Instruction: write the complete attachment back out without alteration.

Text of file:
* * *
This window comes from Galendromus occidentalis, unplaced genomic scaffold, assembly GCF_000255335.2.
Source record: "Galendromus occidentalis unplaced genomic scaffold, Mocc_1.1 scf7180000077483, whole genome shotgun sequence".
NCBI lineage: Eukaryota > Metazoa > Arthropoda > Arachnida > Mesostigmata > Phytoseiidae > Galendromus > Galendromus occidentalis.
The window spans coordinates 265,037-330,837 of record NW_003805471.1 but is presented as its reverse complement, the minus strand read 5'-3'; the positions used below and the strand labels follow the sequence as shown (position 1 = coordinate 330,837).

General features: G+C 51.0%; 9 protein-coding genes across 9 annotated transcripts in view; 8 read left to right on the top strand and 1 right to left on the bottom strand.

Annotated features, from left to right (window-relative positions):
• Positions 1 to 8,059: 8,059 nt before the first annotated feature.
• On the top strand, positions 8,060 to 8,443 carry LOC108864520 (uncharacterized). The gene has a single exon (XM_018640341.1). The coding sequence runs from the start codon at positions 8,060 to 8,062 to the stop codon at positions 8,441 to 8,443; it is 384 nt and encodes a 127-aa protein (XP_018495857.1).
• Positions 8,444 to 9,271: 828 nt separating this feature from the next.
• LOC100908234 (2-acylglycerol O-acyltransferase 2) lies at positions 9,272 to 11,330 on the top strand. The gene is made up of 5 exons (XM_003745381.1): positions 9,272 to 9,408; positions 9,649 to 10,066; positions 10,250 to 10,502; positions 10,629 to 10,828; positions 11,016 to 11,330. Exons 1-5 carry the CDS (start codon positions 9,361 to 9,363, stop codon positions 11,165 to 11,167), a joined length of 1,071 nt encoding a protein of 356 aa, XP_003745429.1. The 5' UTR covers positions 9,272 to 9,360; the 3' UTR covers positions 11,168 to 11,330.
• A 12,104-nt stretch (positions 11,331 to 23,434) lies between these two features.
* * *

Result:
This window comes from Galendromus occidentalis, unplaced genomic scaffold, assembly GCF_000255335.2.
Source record: "Galendromus occidentalis unplaced genomic scaffold, Mocc_1.1 scf7180000077483, whole genome shotgun sequence".
NCBI lineage: Eukaryota > Metazoa > Arthropoda > Arachnida > Mesostigmata > Phytoseiidae > Galendromus > Galendromus occidentalis.
The window spans coordinates 265,037-330,837 of record NW_003805471.1 but is presented as its reverse complement, the minus strand read 5'-3'; the positions used below and the strand labels follow the sequence as shown (position 1 = coordinate 330,837).

General features: G+C 51.0%; 9 protein-coding genes across 9 annotated transcripts in view; 8 read left to right on the top strand and 1 right to left on the bottom strand.

Annotated features, from left to right (window-relative positions):
• Positions 1 to 8,059: 8,059 nt before the first annotated feature.
• On the top strand, positions 8,060 to 8,443 carry LOC108864520 (uncharacterized). The gene has a single exon (XM_018640341.1). The coding sequence runs from the start codon at positions 8,060 to 8,062 to the stop codon at positions 8,441 to 8,443; it is 384 nt and encodes a 127-aa protein (XP_018495857.1).
• Positions 8,444 to 9,271: 828 nt separating this feature from the next.
• LOC100908234 (2-acylglycerol O-acyltransferase 2) lies at positions 9,272 to 11,330 on the top strand. The gene is made up of 5 exons (XM_003745381.1): positions 9,272 to 9,408; positions 9,649 to 10,066; positions 10,250 to 10,502; positions 10,629 to 10,828; positions 11,016 to 11,330. Exons 1-5 carry the CDS (start codon positions 9,361 to 9,363, stop codon positions 11,165 to 11,167), a joined length of 1,071 nt encoding a protein of 356 aa, XP_003745429.1. The 5' UTR covers positions 9,272 to 9,360; the 3' UTR covers positions 11,168 to 11,330.
• A 12,104-nt stretch (positions 11,331 to 23,434) lies between these two features.